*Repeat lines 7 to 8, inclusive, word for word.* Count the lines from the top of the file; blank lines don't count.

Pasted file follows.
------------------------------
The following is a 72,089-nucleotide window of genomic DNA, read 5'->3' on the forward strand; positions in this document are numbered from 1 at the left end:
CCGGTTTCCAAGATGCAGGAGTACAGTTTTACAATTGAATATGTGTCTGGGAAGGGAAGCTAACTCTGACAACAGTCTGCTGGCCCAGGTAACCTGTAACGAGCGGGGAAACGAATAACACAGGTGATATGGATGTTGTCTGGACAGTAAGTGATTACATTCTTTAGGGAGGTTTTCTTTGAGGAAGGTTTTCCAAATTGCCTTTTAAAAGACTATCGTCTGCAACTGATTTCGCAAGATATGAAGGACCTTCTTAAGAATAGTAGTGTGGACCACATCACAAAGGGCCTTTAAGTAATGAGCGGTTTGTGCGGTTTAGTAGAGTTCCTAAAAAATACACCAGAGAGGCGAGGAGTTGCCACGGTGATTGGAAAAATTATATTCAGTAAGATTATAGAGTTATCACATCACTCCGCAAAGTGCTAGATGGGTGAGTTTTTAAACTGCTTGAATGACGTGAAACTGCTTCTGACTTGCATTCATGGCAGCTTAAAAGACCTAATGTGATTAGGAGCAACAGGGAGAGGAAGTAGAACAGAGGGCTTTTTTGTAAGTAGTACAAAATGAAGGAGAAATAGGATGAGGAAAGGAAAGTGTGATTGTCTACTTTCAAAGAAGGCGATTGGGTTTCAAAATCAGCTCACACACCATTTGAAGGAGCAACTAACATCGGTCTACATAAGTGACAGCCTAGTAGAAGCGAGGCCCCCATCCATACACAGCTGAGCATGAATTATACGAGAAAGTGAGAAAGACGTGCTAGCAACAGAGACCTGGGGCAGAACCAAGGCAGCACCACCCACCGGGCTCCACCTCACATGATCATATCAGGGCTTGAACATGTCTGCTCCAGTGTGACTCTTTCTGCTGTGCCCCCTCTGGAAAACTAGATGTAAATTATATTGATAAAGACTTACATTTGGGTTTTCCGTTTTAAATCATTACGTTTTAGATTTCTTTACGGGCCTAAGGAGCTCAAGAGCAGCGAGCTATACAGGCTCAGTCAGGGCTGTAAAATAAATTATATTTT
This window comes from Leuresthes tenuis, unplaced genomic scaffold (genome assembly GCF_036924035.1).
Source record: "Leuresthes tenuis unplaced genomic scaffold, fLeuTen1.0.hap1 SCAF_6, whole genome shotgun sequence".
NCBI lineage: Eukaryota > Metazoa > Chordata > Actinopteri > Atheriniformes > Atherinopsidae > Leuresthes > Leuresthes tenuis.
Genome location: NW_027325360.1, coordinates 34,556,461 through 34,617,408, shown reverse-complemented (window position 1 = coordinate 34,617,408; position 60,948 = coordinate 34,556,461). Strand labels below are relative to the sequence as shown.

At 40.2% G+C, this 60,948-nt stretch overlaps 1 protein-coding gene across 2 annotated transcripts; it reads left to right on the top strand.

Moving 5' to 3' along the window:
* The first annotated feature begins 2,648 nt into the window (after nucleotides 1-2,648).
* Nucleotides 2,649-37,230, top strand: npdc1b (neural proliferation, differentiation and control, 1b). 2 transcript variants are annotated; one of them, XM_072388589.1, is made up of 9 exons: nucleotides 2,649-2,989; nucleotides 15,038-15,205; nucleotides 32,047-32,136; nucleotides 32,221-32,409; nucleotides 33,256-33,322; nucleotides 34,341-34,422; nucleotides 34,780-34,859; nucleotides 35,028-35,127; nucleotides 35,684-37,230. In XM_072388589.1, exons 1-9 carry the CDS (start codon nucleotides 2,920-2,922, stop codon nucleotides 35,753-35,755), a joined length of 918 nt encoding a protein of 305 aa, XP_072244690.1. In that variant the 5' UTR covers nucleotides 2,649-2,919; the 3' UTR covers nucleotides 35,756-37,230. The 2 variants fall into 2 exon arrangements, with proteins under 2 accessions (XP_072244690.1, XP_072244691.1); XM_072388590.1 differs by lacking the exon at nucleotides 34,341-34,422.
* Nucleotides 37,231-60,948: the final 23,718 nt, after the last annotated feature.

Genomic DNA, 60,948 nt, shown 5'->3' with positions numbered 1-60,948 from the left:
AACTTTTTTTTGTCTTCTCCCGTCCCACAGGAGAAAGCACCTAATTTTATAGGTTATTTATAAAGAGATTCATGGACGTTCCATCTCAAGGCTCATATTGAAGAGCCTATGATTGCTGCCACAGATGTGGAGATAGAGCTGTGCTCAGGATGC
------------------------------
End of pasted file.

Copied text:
At 40.2% G+C, this 60,948-nt stretch overlaps 1 protein-coding gene across 2 annotated transcripts; it reads left to right on the top strand.

Moving 5' to 3' along the window: